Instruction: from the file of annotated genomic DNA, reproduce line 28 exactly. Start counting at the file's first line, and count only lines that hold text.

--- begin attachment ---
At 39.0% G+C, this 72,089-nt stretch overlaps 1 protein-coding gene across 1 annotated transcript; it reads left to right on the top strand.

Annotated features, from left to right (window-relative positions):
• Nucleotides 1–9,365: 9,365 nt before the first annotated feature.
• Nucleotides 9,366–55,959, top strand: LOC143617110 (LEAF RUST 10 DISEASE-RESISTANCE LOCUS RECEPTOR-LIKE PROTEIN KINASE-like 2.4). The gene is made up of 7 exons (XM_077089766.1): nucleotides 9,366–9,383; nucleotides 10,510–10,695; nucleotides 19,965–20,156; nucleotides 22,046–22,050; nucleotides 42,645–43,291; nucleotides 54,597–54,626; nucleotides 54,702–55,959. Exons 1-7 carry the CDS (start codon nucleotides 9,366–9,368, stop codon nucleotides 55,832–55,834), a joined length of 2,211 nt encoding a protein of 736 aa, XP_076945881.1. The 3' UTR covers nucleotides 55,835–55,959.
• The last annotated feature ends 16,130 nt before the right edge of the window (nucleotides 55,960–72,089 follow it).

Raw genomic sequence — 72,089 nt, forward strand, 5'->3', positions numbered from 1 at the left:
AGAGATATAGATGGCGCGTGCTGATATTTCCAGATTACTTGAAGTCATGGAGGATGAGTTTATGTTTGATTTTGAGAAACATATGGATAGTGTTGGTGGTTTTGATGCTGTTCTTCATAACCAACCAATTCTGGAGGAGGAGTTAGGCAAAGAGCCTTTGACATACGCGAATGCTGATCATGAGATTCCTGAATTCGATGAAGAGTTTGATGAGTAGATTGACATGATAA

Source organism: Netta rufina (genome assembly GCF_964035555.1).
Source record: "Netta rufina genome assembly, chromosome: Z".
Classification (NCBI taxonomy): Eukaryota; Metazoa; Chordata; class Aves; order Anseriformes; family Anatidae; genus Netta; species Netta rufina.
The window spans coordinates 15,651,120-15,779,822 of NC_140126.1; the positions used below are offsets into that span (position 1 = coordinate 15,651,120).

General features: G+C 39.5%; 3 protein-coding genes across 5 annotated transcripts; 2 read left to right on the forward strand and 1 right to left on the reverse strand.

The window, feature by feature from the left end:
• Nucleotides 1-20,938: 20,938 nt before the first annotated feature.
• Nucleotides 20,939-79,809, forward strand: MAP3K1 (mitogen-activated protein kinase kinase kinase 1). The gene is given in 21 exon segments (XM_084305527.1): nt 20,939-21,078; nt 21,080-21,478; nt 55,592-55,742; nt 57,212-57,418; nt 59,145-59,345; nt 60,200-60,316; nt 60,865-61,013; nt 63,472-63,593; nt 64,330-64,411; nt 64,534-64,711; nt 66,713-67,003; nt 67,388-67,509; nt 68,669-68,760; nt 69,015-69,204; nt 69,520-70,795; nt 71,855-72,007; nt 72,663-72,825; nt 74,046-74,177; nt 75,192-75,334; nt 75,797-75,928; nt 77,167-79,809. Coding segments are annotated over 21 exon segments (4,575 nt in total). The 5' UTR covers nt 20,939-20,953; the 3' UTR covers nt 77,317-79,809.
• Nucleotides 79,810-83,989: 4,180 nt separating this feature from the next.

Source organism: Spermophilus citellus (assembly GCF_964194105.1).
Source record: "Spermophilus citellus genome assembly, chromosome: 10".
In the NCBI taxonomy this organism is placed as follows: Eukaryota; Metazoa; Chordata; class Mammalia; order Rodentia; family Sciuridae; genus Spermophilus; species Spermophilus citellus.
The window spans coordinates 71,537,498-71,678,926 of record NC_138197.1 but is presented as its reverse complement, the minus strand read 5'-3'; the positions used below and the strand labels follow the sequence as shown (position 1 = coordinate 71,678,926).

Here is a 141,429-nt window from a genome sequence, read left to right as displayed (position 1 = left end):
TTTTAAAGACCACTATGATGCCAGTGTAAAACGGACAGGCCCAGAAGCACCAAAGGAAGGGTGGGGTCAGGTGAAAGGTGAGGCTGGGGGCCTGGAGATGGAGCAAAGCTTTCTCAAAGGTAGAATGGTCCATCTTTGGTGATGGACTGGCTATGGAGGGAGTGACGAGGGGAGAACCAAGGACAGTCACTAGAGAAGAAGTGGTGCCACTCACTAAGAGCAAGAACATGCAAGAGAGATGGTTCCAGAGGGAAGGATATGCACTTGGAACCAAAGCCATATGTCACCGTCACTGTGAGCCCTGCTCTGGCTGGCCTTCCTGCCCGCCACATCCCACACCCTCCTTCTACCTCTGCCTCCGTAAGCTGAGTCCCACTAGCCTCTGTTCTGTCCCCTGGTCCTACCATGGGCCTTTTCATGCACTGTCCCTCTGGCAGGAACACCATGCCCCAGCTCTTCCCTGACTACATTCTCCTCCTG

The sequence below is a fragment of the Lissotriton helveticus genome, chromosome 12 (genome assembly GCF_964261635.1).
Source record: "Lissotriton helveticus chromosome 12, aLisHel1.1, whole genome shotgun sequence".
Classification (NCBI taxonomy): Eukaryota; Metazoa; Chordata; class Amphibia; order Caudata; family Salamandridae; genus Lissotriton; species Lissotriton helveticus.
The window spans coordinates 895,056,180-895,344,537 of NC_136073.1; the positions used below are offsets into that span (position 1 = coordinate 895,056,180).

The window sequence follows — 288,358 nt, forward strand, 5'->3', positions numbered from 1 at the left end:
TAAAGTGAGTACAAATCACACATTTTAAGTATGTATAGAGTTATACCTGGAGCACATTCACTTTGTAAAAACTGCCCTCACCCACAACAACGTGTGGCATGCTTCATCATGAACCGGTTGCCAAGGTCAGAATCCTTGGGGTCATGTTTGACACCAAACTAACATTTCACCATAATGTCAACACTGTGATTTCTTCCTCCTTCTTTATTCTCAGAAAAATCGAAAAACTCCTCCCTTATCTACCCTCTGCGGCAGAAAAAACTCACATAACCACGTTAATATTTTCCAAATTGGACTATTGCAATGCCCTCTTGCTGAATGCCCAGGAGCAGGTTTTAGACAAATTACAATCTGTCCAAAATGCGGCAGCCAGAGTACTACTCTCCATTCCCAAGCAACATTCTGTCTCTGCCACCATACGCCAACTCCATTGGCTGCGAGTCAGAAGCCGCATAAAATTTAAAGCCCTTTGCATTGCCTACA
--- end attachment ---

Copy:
TAAAGTGAGTACAAATCACACATTTTAAGTATGTATAGAGTTATACCTGGAGCACATTCACTTTGTAAAAACTGCCCTCACCCACAACAACGTGTGGCATGCTTCATCATGAACCGGTTGCCAAGGTCAGAATCCTTGGGGTCATGTTTGACACCAAACTAACATTTCACCATAATGTCAACACTGTGATTTCTTCCTCCTTCTTTATTCTCAGAAAAATCGAAAAACTCCTCCCTTATCTACCCTCTGCGGCAGAAAAAACTCACATAACCACGTTAATATTTTCCAAATTGGACTATTGCAATGCCCTCTTGCTGAATGCCCAGGAGCAGGTTTTAGACAAATTACAATCTGTCCAAAATGCGGCAGCCAGAGTACTACTCTCCATTCCCAAGCAACATTCTGTCTCTGCCACCATACGCCAACTCCATTGGCTGCGAGTCAGAAGCCGCATAAAATTTAAAGCCCTTTGCATTGCCTACA